Build a strong work ethic
Let’s face it, we all have days when we aren’t as productive as we could be. Perhaps we are distracted, creativity is not flowing or we have a problem we need to find a solution to. Don’t beat yourself up over down time. I find I get more done when I work from home and that’s because I do what I want to do, when I want to do it. I don’t have colleagues distracting me and I don’t have (as many) clients on the phone demanding my attention and taking my mind off whatever I was in the middle of doing. That said, having worked freelance for so long, I knew that if I wasn’t working, I wasn’t earning – simple as that, and knowing that was always more than sufficient motivation for me to maintain a strong work ethic.
Enjoy the freedom
I’ll often find I’ve done everything I wanted to do well before of 5.30pm or sometimes i’ll take a long lunch and use the time to recharge my brain and get a bit of creative fizz back. If my mind is continually wandering, it generally means I need to take a break and whilst at work you can feel guilty and it is frowned upon to simply take a break when you feel like it, working from home gives you that freedom and is probably what I love most about it.
Even when you do finish at 5.30pm, you get the added benefit of no ghastly commute. There’s an extra hour (or however long your usual commute is) right there that is all yours! It’s amazing what a difference the extra time can have and really helps to influence your work/life balance in a positive way.
Working from home? Watch out for these sneaky productivity zappers!
- Loveable pets are dastardly at thwarting attempts to work and will do all manner of cute and endearing things to drag your attention away from work. A quick few minutes of fussing is fine and a great way to give your brain a quick rest or relieve stress; just don’t let that few minutes of petting turn into playing in the garden or going for a walk – wait until lunch time or after work for that.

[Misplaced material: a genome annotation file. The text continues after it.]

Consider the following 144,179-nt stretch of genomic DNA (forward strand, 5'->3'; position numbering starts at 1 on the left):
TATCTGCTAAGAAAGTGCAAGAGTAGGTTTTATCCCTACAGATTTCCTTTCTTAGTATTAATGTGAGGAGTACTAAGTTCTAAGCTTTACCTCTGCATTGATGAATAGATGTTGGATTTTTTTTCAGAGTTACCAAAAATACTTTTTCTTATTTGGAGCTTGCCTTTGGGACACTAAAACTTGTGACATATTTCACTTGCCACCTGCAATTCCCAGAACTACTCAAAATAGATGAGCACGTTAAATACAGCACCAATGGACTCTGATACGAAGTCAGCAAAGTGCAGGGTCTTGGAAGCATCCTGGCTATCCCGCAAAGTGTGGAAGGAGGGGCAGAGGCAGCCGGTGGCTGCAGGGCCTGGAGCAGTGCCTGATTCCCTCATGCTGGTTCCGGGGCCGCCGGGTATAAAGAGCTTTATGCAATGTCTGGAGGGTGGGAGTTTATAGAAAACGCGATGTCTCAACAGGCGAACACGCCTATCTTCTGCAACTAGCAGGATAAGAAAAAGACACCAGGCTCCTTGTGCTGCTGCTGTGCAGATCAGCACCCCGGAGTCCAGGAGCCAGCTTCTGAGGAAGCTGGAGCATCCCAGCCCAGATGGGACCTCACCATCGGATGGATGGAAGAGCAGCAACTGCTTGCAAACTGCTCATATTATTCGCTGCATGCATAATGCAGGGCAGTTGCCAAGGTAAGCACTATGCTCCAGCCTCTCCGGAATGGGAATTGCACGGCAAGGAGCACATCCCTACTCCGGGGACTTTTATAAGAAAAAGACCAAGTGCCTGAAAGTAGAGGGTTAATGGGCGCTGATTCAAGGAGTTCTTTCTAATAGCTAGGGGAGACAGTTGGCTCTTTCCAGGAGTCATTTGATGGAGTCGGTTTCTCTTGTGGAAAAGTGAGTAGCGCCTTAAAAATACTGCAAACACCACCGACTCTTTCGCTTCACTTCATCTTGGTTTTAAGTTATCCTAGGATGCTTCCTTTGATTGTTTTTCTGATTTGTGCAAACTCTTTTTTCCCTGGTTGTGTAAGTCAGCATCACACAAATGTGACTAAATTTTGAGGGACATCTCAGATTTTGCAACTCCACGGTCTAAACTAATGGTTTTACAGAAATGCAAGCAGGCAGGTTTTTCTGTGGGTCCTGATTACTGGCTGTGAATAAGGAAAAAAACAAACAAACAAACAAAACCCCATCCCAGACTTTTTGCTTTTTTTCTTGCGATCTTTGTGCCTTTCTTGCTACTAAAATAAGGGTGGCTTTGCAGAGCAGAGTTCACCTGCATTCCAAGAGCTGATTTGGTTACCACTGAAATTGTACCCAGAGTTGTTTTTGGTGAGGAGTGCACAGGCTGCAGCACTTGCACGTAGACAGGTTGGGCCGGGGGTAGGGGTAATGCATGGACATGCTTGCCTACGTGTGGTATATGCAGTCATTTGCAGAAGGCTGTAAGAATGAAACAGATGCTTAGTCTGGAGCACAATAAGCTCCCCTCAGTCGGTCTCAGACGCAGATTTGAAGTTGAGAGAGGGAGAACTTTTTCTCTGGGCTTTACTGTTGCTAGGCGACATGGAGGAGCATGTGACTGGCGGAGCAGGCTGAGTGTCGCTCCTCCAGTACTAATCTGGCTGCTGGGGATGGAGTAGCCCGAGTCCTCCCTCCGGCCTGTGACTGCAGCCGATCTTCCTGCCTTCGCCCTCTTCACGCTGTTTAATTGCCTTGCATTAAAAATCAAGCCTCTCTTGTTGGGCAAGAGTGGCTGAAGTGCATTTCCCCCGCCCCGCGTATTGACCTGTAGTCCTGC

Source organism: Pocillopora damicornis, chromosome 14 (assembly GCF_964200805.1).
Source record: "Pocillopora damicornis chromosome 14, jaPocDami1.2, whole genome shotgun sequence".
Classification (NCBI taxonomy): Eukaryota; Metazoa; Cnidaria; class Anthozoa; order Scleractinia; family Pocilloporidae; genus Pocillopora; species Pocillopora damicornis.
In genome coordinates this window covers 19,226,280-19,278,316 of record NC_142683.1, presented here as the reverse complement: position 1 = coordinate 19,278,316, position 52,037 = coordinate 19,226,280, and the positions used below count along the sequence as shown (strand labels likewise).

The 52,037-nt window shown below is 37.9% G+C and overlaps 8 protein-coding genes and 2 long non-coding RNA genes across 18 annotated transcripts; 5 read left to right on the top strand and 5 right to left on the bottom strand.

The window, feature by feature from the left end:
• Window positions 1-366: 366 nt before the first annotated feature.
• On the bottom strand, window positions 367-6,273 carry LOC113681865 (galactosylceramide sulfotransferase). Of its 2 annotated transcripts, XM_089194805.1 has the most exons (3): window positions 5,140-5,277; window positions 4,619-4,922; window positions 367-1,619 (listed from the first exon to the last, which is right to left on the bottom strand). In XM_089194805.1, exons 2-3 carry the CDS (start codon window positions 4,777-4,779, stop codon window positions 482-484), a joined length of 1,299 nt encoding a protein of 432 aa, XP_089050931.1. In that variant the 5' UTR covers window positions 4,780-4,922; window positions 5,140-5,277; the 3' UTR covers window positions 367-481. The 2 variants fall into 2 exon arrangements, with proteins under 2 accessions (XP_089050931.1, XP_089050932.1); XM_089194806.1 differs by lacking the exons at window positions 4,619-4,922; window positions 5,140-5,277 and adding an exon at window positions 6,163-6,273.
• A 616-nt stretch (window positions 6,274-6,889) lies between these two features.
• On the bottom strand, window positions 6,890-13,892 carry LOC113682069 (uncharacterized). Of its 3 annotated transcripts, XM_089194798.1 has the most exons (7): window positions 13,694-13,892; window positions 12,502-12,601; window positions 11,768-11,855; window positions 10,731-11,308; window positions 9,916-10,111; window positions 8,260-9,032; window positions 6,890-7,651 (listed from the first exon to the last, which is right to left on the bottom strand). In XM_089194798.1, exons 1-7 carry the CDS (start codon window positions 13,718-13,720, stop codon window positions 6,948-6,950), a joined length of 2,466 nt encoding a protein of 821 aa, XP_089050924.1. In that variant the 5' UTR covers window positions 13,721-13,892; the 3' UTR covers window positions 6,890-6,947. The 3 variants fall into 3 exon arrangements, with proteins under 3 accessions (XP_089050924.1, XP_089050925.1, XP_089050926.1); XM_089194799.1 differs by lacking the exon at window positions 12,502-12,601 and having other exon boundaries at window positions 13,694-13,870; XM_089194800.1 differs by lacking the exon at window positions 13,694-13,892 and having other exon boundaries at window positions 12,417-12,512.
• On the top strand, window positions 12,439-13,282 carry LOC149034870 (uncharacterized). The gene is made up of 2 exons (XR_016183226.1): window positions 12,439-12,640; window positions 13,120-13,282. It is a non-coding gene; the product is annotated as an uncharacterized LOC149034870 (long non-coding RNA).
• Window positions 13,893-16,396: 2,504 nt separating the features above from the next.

- Friends and family are often just the worst at demanding time and attention when you’re working from home. Be strict, don’t let chatty phone-calls distract you and when there is a knock at the door and a friend turns up for coffee make sure you are very clear in letting them know you work from home. Just because you are at home it doesn’t mean you don’t still have to be working.
- TV. Do not turn the tv on, for anything, ever, during work hours.
- Wearing your PJs might be tempting, but isn’t conducive to a professional mindset. Get up, take a shower as usual and get dressed and your head with be in the right place for work. Stay in your PJs and you’ll feel like you have the day off.
- Don’t sign in to any instant chat services. If you use them for work, that’s fine, but make your status ‘busy’ or similar to stop friends popping up wanting to chat.
- Stay away from social media. Again, if you use this for work fine, but don’t even look at your Facebook wall or Twitter stream because you WILL see several things you just have to read and comment on.
- The cup of tea or mid morning 5 minute break can be a real killer of productivity – if you must venture into the kitchen, either ignore the carnage from last nights dinner or set aside time during your usual lunch break to deal with it. Don’t let it draw you in and break your work flow.
Do you work from home regularly? Do you have any tips to share?
Shell Robshaw-Bryan is a marketing consultant at Surefire Media, the Cheshire based web design, eCommerce and marketing company. Shell specialises in organic search, content strategy and social media engagement for both B2C and B2B companies.